This is where a travel consultant can make a world of difference. Keep in mind that travel consultants take courses, participate in seminars and become destination specialists in order to ensure they make each client’s travel experience as personalized, convenient and memorable as possible. The Internet can be a valuable resource, but it cannot replace the expertise and guidance of a travel consultant.

Most vital: during travel crises, the Internet can’t replace a human being who will persist to help a client get restitution.

There are some things technology cannot replicate, and the personal touch is one of them. At a time when travelers are stressed out with hectic schedules, the travel consultant has all of the information at his or her fingertips.

The most dramatic difference between reserving an air ticket with a travel consultant versus the Internet is the obvious one.

When you book a ticket online, be it Easy Jet or Delta, you pay for the ticket at the time of the reservation.

With a travel consultant, you you may have 24 hours, a week or several months after you make the reservation to place your purchase. The price may change in either direction, but you are not forced to hand over your credit card details.

Can you really envision a businessperson closing her travel schedule weeks in advance to the whims of an Internet site? How many readers have already purchased their tickets for their summer trip? People are fickle; situations change; an elderly parent can be involved; that vital business deal is not yet set.

I constantly advise travel professionals that if they cannot add value to their client’s trip, they should not be in this business.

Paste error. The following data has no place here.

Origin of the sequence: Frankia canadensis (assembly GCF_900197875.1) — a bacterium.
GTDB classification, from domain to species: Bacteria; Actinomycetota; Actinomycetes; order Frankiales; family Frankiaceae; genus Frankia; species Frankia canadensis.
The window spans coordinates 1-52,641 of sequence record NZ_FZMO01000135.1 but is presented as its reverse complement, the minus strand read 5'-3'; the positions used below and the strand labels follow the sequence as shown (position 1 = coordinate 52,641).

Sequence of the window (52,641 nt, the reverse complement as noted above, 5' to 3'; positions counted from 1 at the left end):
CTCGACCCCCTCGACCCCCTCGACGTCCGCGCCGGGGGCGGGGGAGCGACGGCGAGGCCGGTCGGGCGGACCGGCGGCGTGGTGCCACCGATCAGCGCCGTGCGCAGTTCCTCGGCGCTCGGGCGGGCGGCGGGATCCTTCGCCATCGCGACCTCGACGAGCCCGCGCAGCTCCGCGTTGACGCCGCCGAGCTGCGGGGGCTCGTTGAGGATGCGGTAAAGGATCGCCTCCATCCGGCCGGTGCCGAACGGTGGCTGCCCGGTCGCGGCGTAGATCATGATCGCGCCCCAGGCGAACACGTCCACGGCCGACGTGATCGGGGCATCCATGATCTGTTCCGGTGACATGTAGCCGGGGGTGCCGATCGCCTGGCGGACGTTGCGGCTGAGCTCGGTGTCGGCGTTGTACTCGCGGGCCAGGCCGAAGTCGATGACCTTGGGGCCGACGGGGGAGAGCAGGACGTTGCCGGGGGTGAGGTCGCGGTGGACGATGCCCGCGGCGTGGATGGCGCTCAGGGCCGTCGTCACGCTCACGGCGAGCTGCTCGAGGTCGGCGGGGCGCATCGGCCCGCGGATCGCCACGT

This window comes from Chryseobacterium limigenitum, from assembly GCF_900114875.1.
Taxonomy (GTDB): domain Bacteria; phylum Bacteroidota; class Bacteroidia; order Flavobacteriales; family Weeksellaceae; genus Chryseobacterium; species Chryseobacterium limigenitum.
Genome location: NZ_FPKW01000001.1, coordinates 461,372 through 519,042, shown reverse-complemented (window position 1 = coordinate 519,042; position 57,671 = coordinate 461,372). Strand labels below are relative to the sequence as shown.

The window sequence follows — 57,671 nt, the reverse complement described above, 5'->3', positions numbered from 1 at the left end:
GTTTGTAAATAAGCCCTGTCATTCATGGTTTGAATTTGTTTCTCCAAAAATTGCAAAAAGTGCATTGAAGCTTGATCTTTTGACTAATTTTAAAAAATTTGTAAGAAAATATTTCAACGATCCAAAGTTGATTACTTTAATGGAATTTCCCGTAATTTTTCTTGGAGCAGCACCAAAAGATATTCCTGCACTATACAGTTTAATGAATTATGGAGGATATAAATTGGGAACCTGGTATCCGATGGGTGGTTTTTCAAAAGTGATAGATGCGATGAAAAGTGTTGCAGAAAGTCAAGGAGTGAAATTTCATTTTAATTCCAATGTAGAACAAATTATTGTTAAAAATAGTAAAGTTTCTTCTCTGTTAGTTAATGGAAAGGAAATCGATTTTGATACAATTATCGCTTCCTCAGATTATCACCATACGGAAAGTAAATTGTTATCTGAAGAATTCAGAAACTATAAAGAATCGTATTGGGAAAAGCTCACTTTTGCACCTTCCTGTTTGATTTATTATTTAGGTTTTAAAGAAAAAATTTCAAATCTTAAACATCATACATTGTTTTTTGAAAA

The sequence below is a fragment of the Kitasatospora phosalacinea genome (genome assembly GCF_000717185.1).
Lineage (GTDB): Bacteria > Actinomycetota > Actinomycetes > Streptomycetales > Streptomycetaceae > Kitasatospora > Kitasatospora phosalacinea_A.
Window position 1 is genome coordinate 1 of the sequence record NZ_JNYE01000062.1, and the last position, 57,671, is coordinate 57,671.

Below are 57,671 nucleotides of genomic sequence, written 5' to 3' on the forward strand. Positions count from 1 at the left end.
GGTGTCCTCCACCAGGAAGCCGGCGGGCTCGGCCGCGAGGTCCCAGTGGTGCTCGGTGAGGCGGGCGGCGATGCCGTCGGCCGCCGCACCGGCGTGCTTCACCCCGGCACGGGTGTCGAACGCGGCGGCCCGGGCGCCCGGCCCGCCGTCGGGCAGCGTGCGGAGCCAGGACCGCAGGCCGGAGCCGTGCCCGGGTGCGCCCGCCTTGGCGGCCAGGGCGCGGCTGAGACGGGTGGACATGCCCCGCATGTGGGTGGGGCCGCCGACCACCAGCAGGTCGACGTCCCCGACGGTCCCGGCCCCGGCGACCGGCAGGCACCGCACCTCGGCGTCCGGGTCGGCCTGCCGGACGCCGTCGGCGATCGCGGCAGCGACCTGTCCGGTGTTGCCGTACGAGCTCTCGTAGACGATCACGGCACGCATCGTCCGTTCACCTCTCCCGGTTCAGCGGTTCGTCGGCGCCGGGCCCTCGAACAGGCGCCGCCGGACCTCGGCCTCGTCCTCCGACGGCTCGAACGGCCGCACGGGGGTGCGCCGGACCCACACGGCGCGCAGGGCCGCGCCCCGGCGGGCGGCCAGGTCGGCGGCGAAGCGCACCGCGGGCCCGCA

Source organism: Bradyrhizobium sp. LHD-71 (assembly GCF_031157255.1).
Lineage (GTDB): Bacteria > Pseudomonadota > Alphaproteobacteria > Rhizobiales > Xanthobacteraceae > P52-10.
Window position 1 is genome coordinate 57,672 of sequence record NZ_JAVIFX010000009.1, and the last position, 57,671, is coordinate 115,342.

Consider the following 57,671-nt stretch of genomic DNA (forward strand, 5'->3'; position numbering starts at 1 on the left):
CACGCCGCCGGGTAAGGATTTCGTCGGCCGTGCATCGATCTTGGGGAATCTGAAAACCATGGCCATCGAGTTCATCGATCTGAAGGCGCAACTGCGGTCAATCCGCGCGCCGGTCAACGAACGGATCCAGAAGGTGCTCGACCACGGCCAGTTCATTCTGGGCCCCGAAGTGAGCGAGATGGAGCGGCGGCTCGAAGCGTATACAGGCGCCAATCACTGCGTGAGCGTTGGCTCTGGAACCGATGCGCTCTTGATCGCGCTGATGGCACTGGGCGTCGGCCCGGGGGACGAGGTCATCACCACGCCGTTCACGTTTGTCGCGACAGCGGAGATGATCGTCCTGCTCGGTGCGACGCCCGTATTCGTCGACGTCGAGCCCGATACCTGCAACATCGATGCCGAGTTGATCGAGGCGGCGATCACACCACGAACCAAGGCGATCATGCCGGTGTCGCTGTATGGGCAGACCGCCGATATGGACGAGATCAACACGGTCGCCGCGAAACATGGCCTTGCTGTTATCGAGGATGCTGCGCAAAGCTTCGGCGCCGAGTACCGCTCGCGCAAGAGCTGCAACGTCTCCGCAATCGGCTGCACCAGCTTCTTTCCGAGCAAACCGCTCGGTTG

If you need a one-way ticket to London next week, I’ll be the first to tell you to go online to Easy Jet’s site and make the purchase.

I’ll advise you also to purchase traveler’s insurance to protect you if you’re too ill to fly, but in all honesty, there’s no need for a travel consultant to assist you. But if you’re planning a multi-city trip to the US, switching planes and airlines in Europe, as Landau alluded to, then it’s almost folly not to turn to your travel agency.

Need I point out that airlines rarely cooperate with each other, even in these days of vaunted airline alliances? The El Al plane to London is late, resulting in missing the connection on American Airlines to New York.

More often than not, American blames El Al, El Al claims that American Airlines must take responsibility. All the while, you, the challenged passenger, must navigate between the whims and good wishes of the underpaid, overworked airline employee who shunts you off from one counter to the next.

When weather affects your plans and the line is moving at a snail’s pace while you attempt to reach the airline counter, wouldn’t you rather be in the hands of your travel consultant? Every travel agency is different and, accordingly, some are better suited to a given consumer than others. Ask around: Tap the resources of friends, neighbors and relatives who use a travel consultant they trust. Visit or call several agencies to find the one that best suits your needs.

Consider everything, from the appearance of their office to the agent’s willingness to listen to and answer questions. The best agents want to establish a long-term relationship with a client, not just make one sale. Make sure the agency has a 24-hour line, manned by travel professionals – not a phone operator.

Landau begs to differ: “The result is that human travel agents have been rendered expensive and inefficient, so that the process of technological change has reached past the point where humans are no longer necessary. Physical travel agencies employing human agents are on the way to extinction.”

Like the nonsense verse poem “Jabberwocky,” written by Lewis Carroll in Through the Looking-Glass, his whimsical conclusion leaves me chortling.

Unlike those characters, travel consultants are not on the road to extinction. In times of emergency, be it volcanic ash or a hurricane, their personal touch will provide recourse. While all those around you may be losing their heads, your travel agent’s calmness will see you through the storm.

Mark Feldman is the CEO of Ziontours Jerusalem. mark.feldman@ziontours.co.il